#
  • slide

Frequently Asked Questions

What is it?

The Visica® Procedure is a minimally invasive cryoablation procedure for the treatment of early stage breast cancer. The Visica® 2 Treatment System is an image-guided device that freezes the tumor, thereby destroying it and preventing regrowth. This breast-conserving technique offers patients a non-surgical alternative to lumpectomy and is available at participating breast centers nationwide.

What is cryoablation?

Cryoablation refers to procedures that use extremely cold temperatures to destroy diseased tissue, including cancer cells. Liquid nitrogen or argon gas is the freezing agent. Cryoablation was initially used to ablate skin lesions, but its applications have expanded to treat cancers of the breast, prostate, liver, lung and kidney, as well as certain cancers that have metastasized. It is also referred to as percutaneous cryoablation or cryotherapy.

Is cryoablation a new technology?

No. Cryoablation has been used in open or laparoscopic surgical procedures for over 50 years. Today, cryoablation is routinely done percutaneously (through the skin) with small incisions and under image-guidance i.e., ultrasound, CT or MRI. Cryoablation causes tissue necrosis by freezing the targeted tissue and damaging the microvasculature structure that feeds the cells.

Is there clinical data to support the use of cryoablation for treatment of breast cancer?

Yes. In a 5-year multicenter study funded by the National Cancer Institute and sponsored by the Alliance for Clinical Trials in Oncology, cryoablation with the Visica 2 Treatment System was shown to be 100% effective for complete ablation of invasive ductal breast cancer tumors <1.0 cm. Results from this breast cancer study, which included a 5-year follow-up, were published in the Annals of Surgical Oncology. The Visica 2 Treatment System was the exclusive device used in the Z1072 study and showed cryoablation effective in 92% of the targeted lesions (Simmons, 2016)1.

What is the long-term follow-up data post cryoablation?

Long-term follow up data has been evaluated in many clinical studies of cryoablation. In the Z1072 Clinical Trial, 99 patients were evaluated with a 5 year follow up. All cases were deemed successful with no recurrence of early stage breast cancer. Dr. Cary Kaufman evaluated long-term follow-up of more than 3 years which demonstrated that the vast majority of palpable tumors become non-palpable, with almost complete resolution of the lesion as observed by ultrasound after cryoablation (Kaufman, 2005)2.

Is there clinical data of recurrence rates post cryoablation?

Yes, there is clinical data of recurrence rates post cryoablation. Dr. E Fukuma treated over 58 breast cancer tumors with cryoablation between 2006-2012. Median follow up time was 48 months and no loco-regional or distant metastases were found (Fukuma, 2016)3. Dr. Peter Littrup evaluated 11 patients with a mean breast tumor of 1.7 cm in 2009. Follow-up time was 18-month follow up and no recurrences were found and there was a 95% volume reduction in the tumors (Littrup, 2009)4.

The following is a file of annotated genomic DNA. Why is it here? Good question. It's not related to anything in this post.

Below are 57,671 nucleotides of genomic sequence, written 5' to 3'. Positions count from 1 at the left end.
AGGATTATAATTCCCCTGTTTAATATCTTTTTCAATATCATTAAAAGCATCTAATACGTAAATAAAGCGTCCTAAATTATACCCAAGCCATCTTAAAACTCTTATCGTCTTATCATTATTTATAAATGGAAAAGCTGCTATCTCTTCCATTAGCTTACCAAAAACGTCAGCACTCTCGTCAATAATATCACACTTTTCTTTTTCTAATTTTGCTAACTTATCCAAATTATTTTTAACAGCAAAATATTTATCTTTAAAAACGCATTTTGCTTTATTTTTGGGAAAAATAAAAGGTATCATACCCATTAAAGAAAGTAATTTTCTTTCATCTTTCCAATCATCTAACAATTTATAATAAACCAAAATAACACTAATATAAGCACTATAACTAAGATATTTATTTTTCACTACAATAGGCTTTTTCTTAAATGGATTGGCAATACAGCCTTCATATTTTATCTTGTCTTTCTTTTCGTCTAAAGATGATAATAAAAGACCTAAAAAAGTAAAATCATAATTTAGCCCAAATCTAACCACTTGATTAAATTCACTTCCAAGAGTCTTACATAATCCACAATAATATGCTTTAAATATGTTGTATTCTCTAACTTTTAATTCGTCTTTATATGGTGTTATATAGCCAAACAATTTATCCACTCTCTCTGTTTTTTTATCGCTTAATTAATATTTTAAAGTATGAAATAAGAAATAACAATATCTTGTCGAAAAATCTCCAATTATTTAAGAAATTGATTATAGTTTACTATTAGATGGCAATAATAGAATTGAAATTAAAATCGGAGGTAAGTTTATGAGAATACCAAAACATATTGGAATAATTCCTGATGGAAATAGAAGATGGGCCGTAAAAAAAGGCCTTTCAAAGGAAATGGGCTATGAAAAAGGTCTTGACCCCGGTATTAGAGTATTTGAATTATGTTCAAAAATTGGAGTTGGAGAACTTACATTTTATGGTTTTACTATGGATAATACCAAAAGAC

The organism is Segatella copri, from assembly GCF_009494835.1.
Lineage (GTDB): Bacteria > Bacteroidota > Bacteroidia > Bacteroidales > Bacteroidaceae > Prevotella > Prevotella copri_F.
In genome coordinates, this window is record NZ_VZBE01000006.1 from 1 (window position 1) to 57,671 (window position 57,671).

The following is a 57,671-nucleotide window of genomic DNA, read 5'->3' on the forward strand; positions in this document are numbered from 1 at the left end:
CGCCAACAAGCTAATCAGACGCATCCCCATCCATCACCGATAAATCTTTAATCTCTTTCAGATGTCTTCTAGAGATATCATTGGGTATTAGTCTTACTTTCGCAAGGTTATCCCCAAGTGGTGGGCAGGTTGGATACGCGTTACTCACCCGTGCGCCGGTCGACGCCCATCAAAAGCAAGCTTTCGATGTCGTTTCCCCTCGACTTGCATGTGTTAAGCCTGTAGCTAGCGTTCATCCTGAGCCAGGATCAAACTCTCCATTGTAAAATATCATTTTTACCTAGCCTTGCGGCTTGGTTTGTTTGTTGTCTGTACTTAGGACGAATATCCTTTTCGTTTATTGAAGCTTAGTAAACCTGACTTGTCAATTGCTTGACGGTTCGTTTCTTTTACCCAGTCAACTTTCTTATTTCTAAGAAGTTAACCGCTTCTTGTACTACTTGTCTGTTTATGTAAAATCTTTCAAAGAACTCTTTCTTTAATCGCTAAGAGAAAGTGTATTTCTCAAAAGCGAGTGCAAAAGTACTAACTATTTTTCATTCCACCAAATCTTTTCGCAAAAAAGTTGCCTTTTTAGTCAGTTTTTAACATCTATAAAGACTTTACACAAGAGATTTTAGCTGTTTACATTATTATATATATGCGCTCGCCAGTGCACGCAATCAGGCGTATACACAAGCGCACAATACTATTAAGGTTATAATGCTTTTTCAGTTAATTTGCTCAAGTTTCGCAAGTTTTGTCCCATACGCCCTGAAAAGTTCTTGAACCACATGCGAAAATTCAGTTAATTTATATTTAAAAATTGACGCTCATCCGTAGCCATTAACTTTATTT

How is cryoablation with the Visica® 2 Treatment System performed?

The breast is numbed with local anesthesia. The physician inserts a hollow-tipped probe through a small incision and inserts it into the tumor under ultrasound guidance. Closed-loop liquid nitrogen passes through the probe and forms an ice ball around the lesion. Damage to healthy surrounding tissue is minimal. Freezing destroys the tumor cells, which are then gradually reabsorbed and expelled by the body over 3-18 months. At no point and time does liquid nitrogen enter the body.

How long does the procedure take?

The procedure is performed in a doctor’s office and takes less than 30 minutes. Most patients report minimal discomfort and are able to resume normal activity right away. Since no breast tissue is removed, the shape of the breast is maintained and little, if any, visible scarring occurs.

Are other treatment modalities still available post cryoablation?

Yes. Cryoablation does not restrict you from future treatment options if needed. Patients still have the option to undergo other treatment modalities after cryoablation if the physician requires it. Procedures such as lumpectomy, mastectomy, chemotherapy and radiation and other ablative modalities are still available.

References:

  • Simmons R, et al, A Phase 2 Trial Exploring the Success of Cryoablation Therapy in the Treatment of Invasive Breast Carcinoma: Results from ACOSOG (Alliance) Z1072, Ann Surg Oncol (2016) 23: 2438. doi:10.1245/s10434-016-5275-3.
  • Kaufman C, et al, Office based cryoablation of breast fibroadenomas with long term follow-up. The Breast Journal 11:344-350, 2005.
  • Fukuma E, data presented by D. Holmes, Cryoablation: Alternative to Conventional Surgery and Radiotherapy in the Management of Early Stage Invasive Breast Cancer, presented at Synergy Miami, 2016.
  • Littrup PJ, et al, Cryotherapy for breast cancer: a feasibility study without excision. J Vasc Interv Radiol 2009; 20:1329–1341